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Indirect Energy Costs and Comparative Advantage

Ron H. Chan, Edward Manderson and Fan Zhang

Economics Discussion Paper Series from Economics, The University of Manchester

Abstract: We investigate whether the costs of an input to production embodied in the supply chain can be a source of comparative advantage. Motivated by the fact that most industrial energy use takes place in the supply chain, we focus on the case of energy costs. Using a disaggregated dataset on trade flows in manufacturing industries around the world, we find that both direct and indirect energy costs passed on through intermediate goods have a significant effect on the pattern of international trade. We also show that industries in countries with high energy prices attempt to mitigate these effects by importing energy-intensive, intermediate goods from countries that have lower energy prices. We consider the economic significance of our results by calculating the effects of the energy price increases that occurred in the European Union in the mid-2000s onwards. We find that EU manufacturing exports decline anywhere from 6.8 percent to 15 percent, depending on the elasticity of input substitution. Our results demonstrate that there is a substantial difference in the estimated effect of energy prices on international trade when indirect energy costs are taken into account.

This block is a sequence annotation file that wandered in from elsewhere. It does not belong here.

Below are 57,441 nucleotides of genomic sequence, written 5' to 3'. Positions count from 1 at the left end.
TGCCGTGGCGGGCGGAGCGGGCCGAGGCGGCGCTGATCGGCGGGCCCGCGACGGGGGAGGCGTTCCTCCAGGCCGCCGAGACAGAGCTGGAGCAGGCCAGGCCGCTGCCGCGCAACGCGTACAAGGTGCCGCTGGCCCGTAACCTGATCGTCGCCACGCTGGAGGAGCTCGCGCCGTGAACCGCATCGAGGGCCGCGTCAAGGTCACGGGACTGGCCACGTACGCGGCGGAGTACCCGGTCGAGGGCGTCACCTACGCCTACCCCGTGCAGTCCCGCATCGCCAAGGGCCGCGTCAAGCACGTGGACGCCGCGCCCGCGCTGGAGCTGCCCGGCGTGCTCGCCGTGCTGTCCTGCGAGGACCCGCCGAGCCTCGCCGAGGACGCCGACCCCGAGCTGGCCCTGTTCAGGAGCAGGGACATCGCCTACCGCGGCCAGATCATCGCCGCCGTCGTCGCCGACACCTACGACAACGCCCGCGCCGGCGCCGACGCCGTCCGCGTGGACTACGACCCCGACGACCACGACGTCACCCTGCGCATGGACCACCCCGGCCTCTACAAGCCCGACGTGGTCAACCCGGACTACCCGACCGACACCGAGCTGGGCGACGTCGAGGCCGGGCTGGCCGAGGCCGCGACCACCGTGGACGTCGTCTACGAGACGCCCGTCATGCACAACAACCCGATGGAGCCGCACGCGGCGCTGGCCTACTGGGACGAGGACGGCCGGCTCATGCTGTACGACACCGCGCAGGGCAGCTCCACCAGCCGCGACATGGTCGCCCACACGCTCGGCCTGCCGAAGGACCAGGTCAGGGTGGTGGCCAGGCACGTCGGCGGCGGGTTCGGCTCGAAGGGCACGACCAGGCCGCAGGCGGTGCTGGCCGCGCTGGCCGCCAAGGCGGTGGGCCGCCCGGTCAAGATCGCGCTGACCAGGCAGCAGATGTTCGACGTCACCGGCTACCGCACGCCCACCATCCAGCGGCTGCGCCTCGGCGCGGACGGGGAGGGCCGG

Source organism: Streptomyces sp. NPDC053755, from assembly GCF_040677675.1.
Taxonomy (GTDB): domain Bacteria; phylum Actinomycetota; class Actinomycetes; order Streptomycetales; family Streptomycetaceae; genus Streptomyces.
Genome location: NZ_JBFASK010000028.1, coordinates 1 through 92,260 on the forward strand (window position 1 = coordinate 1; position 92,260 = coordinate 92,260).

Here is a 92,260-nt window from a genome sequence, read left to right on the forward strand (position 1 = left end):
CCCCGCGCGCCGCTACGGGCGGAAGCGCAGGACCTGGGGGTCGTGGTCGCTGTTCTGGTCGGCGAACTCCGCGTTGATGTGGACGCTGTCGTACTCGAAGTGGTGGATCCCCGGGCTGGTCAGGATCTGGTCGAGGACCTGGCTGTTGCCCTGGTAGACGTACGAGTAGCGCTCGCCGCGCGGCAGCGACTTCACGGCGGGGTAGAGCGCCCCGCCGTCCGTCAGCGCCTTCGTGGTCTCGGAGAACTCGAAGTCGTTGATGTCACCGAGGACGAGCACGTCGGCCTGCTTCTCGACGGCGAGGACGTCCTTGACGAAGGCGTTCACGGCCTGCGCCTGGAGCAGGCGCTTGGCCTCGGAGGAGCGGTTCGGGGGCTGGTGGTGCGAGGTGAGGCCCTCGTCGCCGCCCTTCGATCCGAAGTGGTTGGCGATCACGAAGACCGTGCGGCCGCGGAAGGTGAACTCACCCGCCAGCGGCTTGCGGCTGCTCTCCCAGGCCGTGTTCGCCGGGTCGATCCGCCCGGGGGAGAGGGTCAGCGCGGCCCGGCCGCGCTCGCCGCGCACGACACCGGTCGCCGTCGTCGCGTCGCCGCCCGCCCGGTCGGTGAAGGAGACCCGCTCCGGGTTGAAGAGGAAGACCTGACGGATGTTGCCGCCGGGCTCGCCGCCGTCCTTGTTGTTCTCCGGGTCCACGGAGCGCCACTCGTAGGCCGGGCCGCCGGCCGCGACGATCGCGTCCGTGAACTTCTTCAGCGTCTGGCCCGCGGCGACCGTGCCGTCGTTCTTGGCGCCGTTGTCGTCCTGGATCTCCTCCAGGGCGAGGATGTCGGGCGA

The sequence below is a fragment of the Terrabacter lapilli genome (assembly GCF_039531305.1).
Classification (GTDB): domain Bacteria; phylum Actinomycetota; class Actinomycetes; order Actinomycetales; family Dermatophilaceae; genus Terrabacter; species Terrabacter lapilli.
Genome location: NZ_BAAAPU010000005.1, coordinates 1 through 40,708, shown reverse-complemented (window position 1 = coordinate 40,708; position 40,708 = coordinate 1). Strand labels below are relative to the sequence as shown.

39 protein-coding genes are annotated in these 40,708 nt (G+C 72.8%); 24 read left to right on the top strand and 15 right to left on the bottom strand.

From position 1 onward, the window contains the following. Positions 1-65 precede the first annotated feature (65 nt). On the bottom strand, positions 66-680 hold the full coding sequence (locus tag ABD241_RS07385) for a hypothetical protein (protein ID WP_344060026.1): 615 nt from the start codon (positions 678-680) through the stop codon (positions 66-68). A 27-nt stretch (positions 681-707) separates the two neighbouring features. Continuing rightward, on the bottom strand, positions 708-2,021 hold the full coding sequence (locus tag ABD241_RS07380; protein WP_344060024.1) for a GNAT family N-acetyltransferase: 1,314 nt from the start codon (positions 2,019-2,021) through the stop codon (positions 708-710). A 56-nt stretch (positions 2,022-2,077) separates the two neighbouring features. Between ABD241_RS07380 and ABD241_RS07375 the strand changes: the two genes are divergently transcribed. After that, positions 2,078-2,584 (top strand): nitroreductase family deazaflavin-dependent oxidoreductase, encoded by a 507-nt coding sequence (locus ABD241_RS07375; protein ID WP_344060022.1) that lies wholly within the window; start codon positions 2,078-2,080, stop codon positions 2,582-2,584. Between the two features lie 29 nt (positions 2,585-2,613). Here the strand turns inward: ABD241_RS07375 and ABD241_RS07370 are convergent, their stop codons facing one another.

Keywords: Energy prices; Intermediate goods; Comparative advantage; Exports (search for similar items in EconPapers)
JEL-codes: F1 L2 Q4 Q5 (search for similar items in EconPapers)
Date: 2022-09
New Economics Papers: this item is included in nep-ene and nep-int
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